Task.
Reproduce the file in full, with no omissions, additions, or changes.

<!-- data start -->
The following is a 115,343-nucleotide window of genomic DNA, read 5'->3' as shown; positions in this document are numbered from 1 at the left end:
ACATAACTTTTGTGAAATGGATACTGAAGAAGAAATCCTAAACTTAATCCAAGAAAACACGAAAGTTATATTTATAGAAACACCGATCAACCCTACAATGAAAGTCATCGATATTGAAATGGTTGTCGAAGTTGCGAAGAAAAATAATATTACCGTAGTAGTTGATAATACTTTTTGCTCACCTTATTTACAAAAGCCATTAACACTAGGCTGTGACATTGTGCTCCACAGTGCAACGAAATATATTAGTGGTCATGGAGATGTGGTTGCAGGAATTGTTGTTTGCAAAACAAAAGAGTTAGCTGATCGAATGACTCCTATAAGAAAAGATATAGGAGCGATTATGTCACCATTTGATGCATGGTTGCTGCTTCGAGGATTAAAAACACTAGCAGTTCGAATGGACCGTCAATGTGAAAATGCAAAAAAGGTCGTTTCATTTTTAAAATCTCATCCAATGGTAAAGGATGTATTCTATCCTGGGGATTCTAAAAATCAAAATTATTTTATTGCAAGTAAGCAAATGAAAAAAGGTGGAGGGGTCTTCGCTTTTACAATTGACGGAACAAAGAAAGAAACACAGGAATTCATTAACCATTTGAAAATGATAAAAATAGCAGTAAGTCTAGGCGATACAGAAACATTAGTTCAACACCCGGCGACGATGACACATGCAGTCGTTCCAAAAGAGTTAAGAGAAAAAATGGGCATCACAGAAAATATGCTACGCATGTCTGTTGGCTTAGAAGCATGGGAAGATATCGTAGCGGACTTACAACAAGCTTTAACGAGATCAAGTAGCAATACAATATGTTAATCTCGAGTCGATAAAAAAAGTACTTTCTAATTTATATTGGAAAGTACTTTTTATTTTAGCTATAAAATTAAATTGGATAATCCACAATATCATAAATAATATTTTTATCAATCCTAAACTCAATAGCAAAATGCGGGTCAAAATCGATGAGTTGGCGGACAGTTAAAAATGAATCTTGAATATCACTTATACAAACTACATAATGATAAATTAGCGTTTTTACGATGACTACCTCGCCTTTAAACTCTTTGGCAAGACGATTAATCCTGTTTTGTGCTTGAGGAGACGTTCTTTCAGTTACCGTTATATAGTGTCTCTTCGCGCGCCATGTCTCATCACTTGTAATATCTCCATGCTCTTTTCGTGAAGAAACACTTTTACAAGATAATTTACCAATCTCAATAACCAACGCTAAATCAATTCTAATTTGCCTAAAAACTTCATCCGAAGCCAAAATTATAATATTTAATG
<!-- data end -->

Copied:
The following is a 115,343-nucleotide window of genomic DNA, read 5'->3' as shown; positions in this document are numbered from 1 at the left end:
ACATAACTTTTGTGAAATGGATACTGAAGAAGAAATCCTAAACTTAATCCAAGAAAACACGAAAGTTATATTTATAGAAACACCGATCAACCCTACAATGAAAGTCATCGATATTGAAATGGTTGTCGAAGTTGCGAAGAAAAATAATATTACCGTAGTAGTTGATAATACTTTTTGCTCACCTTATTTACAAAAGCCATTAACACTAGGCTGTGACATTGTGCTCCACAGTGCAACGAAATATATTAGTGGTCATGGAGATGTGGTTGCAGGAATTGTTGTTTGCAAAACAAAAGAGTTAGCTGATCGAATGACTCCTATAAGAAAAGATATAGGAGCGATTATGTCACCATTTGATGCATGGTTGCTGCTTCGAGGATTAAAAACACTAGCAGTTCGAATGGACCGTCAATGTGAAAATGCAAAAAAGGTCGTTTCATTTTTAAAATCTCATCCAATGGTAAAGGATGTATTCTATCCTGGGGATTCTAAAAATCAAAATTATTTTATTGCAAGTAAGCAAATGAAAAAAGGTGGAGGGGTCTTCGCTTTTACAATTGACGGAACAAAGAAAGAAACACAGGAATTCATTAACCATTTGAAAATGATAAAAATAGCAGTAAGTCTAGGCGATACAGAAACATTAGTTCAACACCCGGCGACGATGACACATGCAGTCGTTCCAAAAGAGTTAAGAGAAAAAATGGGCATCACAGAAAATATGCTACGCATGTCTGTTGGCTTAGAAGCATGGGAAGATATCGTAGCGGACTTACAACAAGCTTTAACGAGATCAAGTAGCAATACAATATGTTAATCTCGAGTCGATAAAAAAAGTACTTTCTAATTTATATTGGAAAGTACTTTTTATTTTAGCTATAAAATTAAATTGGATAATCCACAATATCATAAATAATATTTTTATCAATCCTAAACTCAATAGCAAAATGCGGGTCAAAATCGATGAGTTGGCGGACAGTTAAAAATGAATCTTGAATATCACTTATACAAACTACATAATGATAAATTAGCGTTTTTACGATGACTACCTCGCCTTTAAACTCTTTGGCAAGACGATTAATCCTGTTTTGTGCTTGAGGAGACGTTCTTTCAGTTACCGTTATATAGTGTCTCTTCGCGCGCCATGTCTCATCACTTGTAATATCTCCATGCTCTTTTCGTGAAGAAACACTTTTACAAGATAATTTACCAATCTCAATAACCAACGCTAAATCAATTCTAATTTGCCTAAAAACTTCATCCGAAGCCAAAATTATAATATTTAATG